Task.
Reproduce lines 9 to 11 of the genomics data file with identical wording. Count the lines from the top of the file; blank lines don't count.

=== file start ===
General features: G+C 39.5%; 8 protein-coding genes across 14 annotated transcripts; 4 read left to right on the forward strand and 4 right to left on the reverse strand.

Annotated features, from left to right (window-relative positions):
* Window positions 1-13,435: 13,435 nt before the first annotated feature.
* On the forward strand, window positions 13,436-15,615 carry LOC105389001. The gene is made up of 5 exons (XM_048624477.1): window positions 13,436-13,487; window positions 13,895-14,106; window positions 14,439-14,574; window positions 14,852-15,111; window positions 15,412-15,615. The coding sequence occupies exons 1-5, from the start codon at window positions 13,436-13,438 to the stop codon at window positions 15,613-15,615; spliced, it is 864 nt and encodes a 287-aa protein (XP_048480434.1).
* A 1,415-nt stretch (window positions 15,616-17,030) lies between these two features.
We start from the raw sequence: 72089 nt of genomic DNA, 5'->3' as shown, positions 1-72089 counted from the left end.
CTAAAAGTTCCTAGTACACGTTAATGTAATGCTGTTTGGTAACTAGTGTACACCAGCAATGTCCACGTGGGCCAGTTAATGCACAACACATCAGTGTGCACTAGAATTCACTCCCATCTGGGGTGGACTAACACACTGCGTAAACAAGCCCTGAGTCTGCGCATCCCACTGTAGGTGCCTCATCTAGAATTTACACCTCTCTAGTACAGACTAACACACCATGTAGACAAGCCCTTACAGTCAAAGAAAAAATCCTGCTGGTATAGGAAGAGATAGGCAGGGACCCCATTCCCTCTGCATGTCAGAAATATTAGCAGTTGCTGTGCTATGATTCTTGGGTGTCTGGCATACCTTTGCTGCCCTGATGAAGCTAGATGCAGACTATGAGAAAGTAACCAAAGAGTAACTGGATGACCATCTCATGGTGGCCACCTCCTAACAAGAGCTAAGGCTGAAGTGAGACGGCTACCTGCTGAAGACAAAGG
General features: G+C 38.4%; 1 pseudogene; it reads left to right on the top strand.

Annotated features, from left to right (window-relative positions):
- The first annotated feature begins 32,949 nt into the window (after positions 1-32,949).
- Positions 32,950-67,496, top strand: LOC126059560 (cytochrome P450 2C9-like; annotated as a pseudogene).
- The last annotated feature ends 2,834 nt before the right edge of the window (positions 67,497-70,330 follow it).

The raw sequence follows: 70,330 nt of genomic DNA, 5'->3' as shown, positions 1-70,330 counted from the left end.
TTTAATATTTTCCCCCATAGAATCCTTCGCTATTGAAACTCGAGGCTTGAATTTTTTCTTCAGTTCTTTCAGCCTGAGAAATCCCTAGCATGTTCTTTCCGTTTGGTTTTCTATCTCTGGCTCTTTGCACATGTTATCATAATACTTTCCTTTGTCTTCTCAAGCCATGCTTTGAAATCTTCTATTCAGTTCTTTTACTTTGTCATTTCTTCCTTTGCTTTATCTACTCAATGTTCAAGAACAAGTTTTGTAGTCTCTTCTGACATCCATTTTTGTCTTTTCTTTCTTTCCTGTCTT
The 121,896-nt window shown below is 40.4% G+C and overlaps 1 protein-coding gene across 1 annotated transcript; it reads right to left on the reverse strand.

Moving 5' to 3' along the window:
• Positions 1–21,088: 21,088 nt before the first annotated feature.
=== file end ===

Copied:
Annotated features, from left to right (window-relative positions):
- The first annotated feature begins 32,949 nt into the window (after positions 1-32,949).
- Positions 32,950-67,496, top strand: LOC126059560 (cytochrome P450 2C9-like; annotated as a pseudogene).